e-Newsletter Vol. 52
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Caught on Camera!

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Now that Labor Day weekend has come and gone, we are all probably settling back into our "regular" routine, or at least, as regular as it can be!  For the year-round staff at LPC, that means crunching final numbers from the 2016 season, writing articles for the upcoming fall newsletter, and keeping our fingers crossed that all of the loons leave our lakes before ice-in.  
LPC Volunteer Nan Baker, LPC Trustee & Volunteer Glyn Green and LPC Field Program Coordinator Caroline Hughes enjoy the delicious spread at the Loon Center potluck on August 25. 

We had a wonderful time at the volunteer appreciation potlucks last month.  Nearly 70 volunteers came to share their stories and hear preliminary results from this summer.
If you weren't able to make it to the end of season wrap-up you might be wondering what kind of season we had here in New Hampshire.  In short, it was a decent year, but not as good as 2015.  Preliminary results show a total of 294 territorial pairs this summer, however, only 204 of those pairs actually nested.  Of the 196 chicks that hatched from those nests, approximately 146 were still surviving in mid-August.  We continued our intensive management to help protect nest sites and chicks--9 out of 10 chicks that hatched this summer came from territories that benefitted from some level of management, whether it was a nest raft, signs and ropelines, or outreach to coordinate water level management. Stay tuned for LPC's upcoming Fall Newsletter for a full recap of the 2016 season. 
A surprise visitor on top of a loon raft on Halfmoon Lake!  Photo courtesy of Ric Zaenglein

There are a few events coming up this fall that you don't want to miss.  On October 1, our friends from Bear-Paw Regional Greenways are hosting a benefit concert to raise money to buy a conservation easement on Bennett Island, an important loon nesting territory on Bow Lake (it also supports nesting eagles too).  The concert will be held at the Bow Lake Community Club Grange Hall in Strafford, NH from 3 - 7 pm.  Click here for more information.  Throughout the year, the Lakes Region Chapter of New Hampshire Audubon hosts monthly talks at The Loon Center.  Topics this fall include Cuba, Primeval Forest in NH and Pondicherry National Wildlife Refuge.  Save the date for LPC's Holiday Open House on Saturday, November 26 from 10 am - 2 pm.  It's a great event for the whole family--hay rides, face painting, balloon animals, kids crafts and a visit with Santa!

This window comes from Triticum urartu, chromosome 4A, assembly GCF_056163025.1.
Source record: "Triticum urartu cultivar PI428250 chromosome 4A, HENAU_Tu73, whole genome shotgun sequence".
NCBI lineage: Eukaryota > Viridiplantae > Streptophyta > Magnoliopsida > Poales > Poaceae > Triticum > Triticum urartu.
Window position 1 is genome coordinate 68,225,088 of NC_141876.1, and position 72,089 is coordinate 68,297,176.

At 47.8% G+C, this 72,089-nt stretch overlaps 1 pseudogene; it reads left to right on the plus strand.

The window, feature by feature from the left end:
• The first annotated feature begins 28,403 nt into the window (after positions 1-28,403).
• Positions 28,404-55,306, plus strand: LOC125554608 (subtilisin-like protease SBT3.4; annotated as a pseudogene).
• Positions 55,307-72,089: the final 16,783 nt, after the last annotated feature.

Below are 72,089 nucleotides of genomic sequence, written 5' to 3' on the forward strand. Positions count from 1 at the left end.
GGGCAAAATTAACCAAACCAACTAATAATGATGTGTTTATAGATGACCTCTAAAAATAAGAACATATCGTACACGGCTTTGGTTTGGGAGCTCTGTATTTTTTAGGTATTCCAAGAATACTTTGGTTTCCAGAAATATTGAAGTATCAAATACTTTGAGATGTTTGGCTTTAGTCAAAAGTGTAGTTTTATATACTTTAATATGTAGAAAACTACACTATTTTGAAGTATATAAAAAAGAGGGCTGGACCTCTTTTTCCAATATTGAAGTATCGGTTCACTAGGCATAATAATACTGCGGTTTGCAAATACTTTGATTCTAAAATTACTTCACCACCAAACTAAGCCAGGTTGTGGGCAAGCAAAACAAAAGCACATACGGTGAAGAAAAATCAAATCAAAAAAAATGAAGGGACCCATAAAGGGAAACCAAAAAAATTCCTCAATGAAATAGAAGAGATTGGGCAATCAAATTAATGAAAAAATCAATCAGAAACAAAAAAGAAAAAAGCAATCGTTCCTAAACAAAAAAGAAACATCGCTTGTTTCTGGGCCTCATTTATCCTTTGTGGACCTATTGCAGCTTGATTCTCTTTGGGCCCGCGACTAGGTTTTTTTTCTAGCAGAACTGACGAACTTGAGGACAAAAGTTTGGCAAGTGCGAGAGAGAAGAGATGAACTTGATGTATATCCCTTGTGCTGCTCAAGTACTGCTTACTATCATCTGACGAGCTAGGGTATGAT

The horses make their grand entrance at LPC's Holiday Open House.  Photo courtesy of Brian Reilly
Raffle tickets are still on sale, right up to the drawing on November 26.  Take a chance to win one of 3 great prizes: a beautiful loon quilt, a framed loon print or a kayak!  Call LPC at 603-476-5666 to purchase tickets by phone or stop by The Loon Center to buy them in person.  After Columbus Day, we will be open Thursday-Saturday from 9 am to 5 pm. 

As September draws on, you will notice the adults starting to turn gray by the base of their bills.  These are the first feathers to molt in the fall, followed by the head and back.  By the time the adults leave the lake for their ocean wintering grounds they may be unrecognizable to some, and it will become harder and harder to distinguish the adults from the chicks.
This photo taken on September 14 shows just beginning of the gray feathers coming in at the base of the bill.  Photo courtesy of Kittie Wilson. 

It's also not uncommmon to see larger groups of loons together at this time of year as the adults socialize and congregate before heading to the ocean.  I think the largest group ever recorded in New Hampshire was
a group of 80 loons on First Connecticut Lake in Pittsburg.  That would be quite a sight!   

I am going to leave you with a "feel-good" story about a Common Goldeneye chick that was adopted by a pair of Common Loons!  It is quite astounding, especially to those of us who have watched loons chase ducks and geese out of their territories.  Never say never, I guess!  

Happy Fall,

Caught on Camera!

We captured a few cool shots of other animals that visited a loon raft on Squam Lake.  Thankfully the loons did not seem to be too concerned about these visitors.  In the top picture a muskrat was caught walking across the camera support beam and then slid into the water without bumping the loon off the nest.

In the photo below, a Great Blue Heron found a nice perch.  I wish I had legs that long!

I'm sure Tiffany (Squam Lakes Project Biologist) will be looking through many, many more pictures over the next few weeks, so if any others stand out, we will be sure to share them with you.
The Loon Preservation Committee is dedicated to restoring and maintaining a healthy population of loons throughout New Hampshire; monitoring the health and productivity of loon populations as sentinels of environmental quality; and promoting a greater understanding of loons and the natural world.
Susie Burbidge
Outreach/Volunteer Coordinator
Loon Preservation Committee